Diocese of Chichester

Two year anniversary of the war in Ukraine

Continued assistance is vital to aid those impacted by the ongoing conflict in Ukraine, and the Diocese encourages church communities to extend their support through prayers for Ukraine or by commemorating the anniversary on February 24th.

On 22 feb 2024

In Diocese of Chichester

By comms

It’s been two years since Russia invaded Ukraine. 

Two years on, the need in Ukraine is still as acute as it was at the beginning, with the added element of mental health issues. The strain of living through a war – with constant shelling, having to leave your home, losing loved ones, friends and neighbours - is taking its toll on adults and children alike, and many projects are now about psychological support and counselling.

On a recent visit to Odesa, Archbishop of Canterbury Justin Welby said longer-term aid commitments are required to keep initiatives like these running.

Thanks to the generosity of people throughout the UK, work has been going on through Christian Aid’s local partners, to help communities. Christian Aid supporters have given more than £4.5 million and the charity also received more than £22 million from the Disasters Emergency Committee Appeal.

Initially, this funding helped pay for essentials such as shelter, food, and medical supplies, including mobile clinics which treated people and delivered essential drugs to communities in hard-to-reach places in the frontline areas of the East.

Cash support has also been given to individuals and community groups allowing them to take the lead in how they help affected communities with specific needs. Examples include setting up a communal construction workshop where people can borrow tools or materials to help repair damaged homes; building ramps for people with disabilities to access support centres; and preparing homes for winter.

Work has since moved on to initiatives such as safe spaces for families who lost their homes, where children especially can access support to help them cope with the trauma of war.

Alyona Puzanova is from the organisation Heritage Ukraine, one of Christian Aid’s partners, which has been working there since before the war, helping orphans and families in crisis.

Since the full-scale invasion in February 2022, the agency has expanded its efforts to provide shelter, food, cash and legal support to the elderly, children and people with disabilities.

Alyona said two years on, people’s need has not abated: “We can smile, we can give a hug but, in our circumstances, people need more than a hug. They need a home, they need medicine, they need so much more.”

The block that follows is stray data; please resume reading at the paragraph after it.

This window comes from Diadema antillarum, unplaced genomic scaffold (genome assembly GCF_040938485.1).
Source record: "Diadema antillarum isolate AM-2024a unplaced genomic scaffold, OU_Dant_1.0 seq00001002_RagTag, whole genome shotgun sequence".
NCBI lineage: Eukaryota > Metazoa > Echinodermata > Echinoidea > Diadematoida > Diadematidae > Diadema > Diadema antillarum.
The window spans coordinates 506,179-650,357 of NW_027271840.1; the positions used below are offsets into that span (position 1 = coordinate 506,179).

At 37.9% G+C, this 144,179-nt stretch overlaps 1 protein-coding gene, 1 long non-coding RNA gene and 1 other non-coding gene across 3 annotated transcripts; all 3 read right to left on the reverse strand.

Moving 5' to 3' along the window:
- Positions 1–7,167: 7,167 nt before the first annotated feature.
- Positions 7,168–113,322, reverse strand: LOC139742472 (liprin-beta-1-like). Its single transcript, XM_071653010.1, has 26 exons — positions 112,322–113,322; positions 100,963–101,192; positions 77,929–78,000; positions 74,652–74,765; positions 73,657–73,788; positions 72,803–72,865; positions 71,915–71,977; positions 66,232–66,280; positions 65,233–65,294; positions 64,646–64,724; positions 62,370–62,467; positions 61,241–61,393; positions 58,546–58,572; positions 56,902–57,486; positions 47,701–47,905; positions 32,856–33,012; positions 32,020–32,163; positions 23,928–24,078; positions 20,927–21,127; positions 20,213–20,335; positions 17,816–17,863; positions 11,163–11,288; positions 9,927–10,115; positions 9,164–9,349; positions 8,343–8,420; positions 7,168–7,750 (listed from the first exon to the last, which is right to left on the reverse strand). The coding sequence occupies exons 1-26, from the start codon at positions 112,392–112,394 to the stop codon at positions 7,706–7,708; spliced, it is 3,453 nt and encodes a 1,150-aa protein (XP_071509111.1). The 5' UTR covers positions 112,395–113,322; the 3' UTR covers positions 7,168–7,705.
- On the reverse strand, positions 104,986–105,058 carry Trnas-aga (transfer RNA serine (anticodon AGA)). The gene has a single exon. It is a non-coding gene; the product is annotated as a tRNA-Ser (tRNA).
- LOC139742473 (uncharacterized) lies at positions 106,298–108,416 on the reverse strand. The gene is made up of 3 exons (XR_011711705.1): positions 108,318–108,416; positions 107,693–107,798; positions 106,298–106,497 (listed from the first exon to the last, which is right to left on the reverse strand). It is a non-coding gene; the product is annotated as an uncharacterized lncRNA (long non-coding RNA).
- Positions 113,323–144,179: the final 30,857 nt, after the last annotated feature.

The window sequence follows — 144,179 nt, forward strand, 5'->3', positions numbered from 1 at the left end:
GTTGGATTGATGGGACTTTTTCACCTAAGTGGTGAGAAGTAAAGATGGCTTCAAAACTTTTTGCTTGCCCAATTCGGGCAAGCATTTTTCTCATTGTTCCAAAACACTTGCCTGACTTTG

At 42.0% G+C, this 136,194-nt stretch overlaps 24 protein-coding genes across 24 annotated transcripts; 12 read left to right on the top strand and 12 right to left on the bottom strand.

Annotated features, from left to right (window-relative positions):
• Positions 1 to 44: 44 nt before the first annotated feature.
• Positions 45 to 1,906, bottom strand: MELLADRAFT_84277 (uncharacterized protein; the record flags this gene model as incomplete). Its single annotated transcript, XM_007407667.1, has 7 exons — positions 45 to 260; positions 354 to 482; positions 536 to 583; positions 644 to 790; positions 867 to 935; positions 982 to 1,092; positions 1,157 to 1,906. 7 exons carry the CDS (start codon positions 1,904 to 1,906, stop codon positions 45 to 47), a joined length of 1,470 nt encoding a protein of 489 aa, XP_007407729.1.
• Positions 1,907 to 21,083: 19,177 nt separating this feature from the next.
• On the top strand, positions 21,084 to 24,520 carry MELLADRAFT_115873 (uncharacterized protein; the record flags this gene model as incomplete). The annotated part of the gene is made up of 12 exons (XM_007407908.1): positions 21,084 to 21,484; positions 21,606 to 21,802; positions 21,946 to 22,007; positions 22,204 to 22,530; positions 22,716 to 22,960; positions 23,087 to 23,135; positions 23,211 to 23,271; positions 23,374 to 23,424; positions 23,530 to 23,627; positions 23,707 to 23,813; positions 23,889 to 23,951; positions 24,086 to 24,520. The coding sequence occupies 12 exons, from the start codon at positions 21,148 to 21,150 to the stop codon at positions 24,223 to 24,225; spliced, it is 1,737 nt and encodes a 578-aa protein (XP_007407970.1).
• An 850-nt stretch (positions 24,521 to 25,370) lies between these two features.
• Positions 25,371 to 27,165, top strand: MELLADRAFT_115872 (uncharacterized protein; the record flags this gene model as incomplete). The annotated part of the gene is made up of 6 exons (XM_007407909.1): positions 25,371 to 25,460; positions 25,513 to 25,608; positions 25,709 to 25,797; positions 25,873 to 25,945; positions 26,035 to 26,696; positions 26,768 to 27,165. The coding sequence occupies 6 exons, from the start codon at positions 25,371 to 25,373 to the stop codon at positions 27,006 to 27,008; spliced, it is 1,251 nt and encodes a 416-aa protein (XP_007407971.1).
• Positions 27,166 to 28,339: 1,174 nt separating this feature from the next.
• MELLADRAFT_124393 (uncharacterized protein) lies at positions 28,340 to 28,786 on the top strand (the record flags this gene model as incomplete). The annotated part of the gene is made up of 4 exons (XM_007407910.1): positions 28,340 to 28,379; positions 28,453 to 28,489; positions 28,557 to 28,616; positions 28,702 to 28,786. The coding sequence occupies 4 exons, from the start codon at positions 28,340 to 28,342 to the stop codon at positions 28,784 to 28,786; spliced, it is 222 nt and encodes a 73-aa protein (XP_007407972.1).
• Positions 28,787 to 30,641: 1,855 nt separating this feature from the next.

Christian Aid is calling on international leaders to help find a just peace for Ukraine and keep up a humanitarian response which puts power and resources into the hands of the communities affected by the crisis.

But the agency also warns support for other crises around the world must not be reduced.

Pete Moorey, Head of Community and Church Fundraising and Engagement, said: “We’d like to say a massive thank you to our supporters who are enabling local partners to make a huge difference to so many people who lost their homes, livelihoods and loved ones.

“Through local initiatives, we can support the hardest hit by helping them to rebuild their lives, their communities, and address the consequences of the war on their wellbeing.

“But there is more to do in Ukraine, and in other countries affected by this war on top of other crises. Every prayer, every gift, every action brings hope to people hit by disaster.”

To find out how to get involved in Christian Aid’s fundraising and campaigning visit: www.christianaid.org.uk

The Diocese of Europe invite churches and individuals to use and share the prayers Resources to support prayers for Ukraine | Diocese in Europe (anglican.org)as part of your own services, or to mark the anniversary on 24th February. These include prayers written by members of the congregation of Christ Church, Kyiv, and a prayer to mark the anniversary.

Help is still needed to support people affected by the ongoing conflict in Ukraine. Since its launch in 2022, the appeal by USPG and the Diocese in Europe has been instrumental in providing vital assistance to those in Ukraine and those who have left. Please share the short videos here: The conflict in Ukraine: “Death and ruination can be overcome only by compassion and love” | Diocese in Europe (anglican.org) which tell the stories of projects the appeal has supported.

Donations to the appeal can be made here: Donate (raisely.com)

Pictured: The Archbishop of Canterbury and representatives from Christian Aid met some of our local partners, in Odesa.